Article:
Lighter cars heat up less than dark ones - that's a well-known fact. However, this also applies to spiders! Scientists, therefore, expect spiders to adapt to the city's hotter temperatures by becoming brighter over time to prevent overheating.
By studying spiders, their colours, and webs, scientists get not only valuable information on how animals adapt to climate change but also how fast climate change is progressing. Also, with a little bit of luck, they may provide us with some answers on how to cool our cities in the future better.
Coastal areas are in constant evolution, climate change will impact where and how humans live. In times of the imminent climate crisis, the coastline will change dramatically, and extreme weather phenomena are already starting to be part of our daily life.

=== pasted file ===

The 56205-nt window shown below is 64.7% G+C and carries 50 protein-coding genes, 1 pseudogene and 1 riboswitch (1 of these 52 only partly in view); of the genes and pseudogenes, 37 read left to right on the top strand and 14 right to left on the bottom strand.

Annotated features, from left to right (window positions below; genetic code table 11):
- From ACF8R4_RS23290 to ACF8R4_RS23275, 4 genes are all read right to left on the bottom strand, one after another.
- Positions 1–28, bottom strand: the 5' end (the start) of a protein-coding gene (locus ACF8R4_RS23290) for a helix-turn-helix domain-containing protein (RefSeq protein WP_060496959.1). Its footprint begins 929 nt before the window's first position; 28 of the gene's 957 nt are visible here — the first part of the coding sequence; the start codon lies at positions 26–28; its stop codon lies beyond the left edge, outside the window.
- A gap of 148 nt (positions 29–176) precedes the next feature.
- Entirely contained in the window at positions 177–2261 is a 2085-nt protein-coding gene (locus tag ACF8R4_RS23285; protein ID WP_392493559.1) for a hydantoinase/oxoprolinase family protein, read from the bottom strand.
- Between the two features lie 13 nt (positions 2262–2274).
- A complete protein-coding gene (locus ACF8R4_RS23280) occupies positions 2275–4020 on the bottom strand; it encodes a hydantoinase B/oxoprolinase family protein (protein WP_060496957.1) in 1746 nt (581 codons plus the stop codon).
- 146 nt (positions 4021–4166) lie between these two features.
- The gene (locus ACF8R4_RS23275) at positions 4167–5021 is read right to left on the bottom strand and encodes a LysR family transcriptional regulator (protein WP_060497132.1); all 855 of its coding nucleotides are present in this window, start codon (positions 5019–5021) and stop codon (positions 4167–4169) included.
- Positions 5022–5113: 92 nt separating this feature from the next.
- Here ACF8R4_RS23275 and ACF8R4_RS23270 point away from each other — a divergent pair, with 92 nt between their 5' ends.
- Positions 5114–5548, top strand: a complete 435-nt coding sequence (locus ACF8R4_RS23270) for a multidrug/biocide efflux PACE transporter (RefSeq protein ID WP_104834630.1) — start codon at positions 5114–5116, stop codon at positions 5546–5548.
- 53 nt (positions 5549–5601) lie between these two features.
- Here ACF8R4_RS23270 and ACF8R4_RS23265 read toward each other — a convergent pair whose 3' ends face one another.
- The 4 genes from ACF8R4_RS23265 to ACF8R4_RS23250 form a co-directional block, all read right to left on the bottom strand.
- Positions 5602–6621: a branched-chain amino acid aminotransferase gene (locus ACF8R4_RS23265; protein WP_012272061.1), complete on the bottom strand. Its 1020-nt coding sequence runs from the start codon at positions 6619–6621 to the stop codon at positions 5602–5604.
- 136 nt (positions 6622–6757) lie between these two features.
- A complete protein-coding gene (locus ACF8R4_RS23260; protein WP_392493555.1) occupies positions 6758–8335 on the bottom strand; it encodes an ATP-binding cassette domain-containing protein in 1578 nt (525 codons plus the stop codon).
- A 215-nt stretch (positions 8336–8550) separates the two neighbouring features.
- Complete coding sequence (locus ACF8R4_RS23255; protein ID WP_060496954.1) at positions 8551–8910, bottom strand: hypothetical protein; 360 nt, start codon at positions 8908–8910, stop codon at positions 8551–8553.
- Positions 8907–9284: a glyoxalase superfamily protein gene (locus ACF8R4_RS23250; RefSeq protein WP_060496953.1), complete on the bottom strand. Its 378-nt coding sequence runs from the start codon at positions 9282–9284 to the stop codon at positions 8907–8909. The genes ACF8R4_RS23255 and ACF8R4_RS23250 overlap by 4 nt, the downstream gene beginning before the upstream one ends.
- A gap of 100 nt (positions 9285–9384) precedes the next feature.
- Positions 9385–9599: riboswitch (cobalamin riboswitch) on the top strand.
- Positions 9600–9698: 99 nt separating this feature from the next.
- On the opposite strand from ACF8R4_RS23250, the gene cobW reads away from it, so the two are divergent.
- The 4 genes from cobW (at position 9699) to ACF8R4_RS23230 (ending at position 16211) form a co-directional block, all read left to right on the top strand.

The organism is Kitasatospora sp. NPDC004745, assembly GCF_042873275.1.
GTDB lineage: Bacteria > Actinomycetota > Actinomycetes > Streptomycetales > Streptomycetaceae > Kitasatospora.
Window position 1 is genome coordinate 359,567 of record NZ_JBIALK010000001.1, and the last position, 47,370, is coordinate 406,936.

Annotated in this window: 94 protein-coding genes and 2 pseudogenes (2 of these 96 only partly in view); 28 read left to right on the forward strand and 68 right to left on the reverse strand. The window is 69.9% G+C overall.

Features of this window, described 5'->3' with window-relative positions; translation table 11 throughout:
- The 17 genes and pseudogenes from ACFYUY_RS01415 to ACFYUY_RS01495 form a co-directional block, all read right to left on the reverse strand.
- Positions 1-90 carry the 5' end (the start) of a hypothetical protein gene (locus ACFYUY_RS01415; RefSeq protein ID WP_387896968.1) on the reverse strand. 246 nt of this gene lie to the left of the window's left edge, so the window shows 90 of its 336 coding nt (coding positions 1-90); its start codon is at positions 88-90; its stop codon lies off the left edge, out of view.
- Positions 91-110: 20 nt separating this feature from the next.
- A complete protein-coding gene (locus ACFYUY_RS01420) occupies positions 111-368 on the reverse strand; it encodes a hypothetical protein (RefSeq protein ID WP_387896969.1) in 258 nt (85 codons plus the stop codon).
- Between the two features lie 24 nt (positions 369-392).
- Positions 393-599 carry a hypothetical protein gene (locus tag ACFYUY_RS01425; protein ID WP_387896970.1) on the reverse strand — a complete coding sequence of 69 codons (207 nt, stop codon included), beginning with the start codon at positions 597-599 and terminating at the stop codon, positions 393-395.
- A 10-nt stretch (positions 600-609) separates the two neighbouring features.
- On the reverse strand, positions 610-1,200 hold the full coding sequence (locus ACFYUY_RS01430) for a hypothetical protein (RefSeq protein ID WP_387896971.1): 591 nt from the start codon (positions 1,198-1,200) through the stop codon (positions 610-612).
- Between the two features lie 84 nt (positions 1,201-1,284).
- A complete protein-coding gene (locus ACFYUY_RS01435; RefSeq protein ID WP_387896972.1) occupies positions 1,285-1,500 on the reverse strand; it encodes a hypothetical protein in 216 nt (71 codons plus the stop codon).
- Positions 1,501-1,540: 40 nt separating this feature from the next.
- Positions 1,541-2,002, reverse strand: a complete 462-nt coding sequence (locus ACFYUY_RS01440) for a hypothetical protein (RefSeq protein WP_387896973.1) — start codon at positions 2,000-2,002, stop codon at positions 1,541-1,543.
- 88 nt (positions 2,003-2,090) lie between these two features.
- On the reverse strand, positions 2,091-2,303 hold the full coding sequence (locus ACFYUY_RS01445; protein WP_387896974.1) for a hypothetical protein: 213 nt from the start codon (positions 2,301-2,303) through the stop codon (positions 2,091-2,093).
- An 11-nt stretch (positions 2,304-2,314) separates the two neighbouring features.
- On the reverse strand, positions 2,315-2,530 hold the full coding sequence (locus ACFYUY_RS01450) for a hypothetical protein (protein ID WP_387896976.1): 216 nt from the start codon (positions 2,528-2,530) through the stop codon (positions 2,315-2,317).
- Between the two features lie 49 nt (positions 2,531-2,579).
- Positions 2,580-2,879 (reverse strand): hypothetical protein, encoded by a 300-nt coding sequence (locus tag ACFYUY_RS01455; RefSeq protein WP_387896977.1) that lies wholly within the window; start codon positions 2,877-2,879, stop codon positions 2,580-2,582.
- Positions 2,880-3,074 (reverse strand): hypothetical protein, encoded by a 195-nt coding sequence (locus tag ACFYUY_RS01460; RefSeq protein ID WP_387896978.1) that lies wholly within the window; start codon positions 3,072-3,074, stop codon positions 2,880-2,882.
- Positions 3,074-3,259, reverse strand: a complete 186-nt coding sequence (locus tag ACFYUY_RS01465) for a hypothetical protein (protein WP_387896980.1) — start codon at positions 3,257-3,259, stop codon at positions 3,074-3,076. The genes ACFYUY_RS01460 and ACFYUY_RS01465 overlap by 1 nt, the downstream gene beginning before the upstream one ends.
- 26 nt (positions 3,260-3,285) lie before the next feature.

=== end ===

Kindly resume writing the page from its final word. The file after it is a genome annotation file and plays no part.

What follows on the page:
The Coastal Observer Citizen Science project explores these effects and their impact on the environment and our mood. The Coastal Observer App encourages citizens to become active in monitoring weather and water locally, and will help researchers build a pathway for a sustainable future. By contributing observations about floods, tides storms and water quality, you can help the University of Delaware, US, with their research.
With the "LitterBug" app by independent Austrian environmental organization GLOBAL 2000, you can sharpen your awareness for the trash left in nature and help cleaning it up. The aim is to support a sustainable clean environment everywhere.
The GLOBAL 2000 DreckSpotz App should not only make our nature a little cleaner, but also ensure that it stays that way in the long term. With the app, people from all over Austria and beyond can help to collect data in order to develop long-term solutions for the waste problem.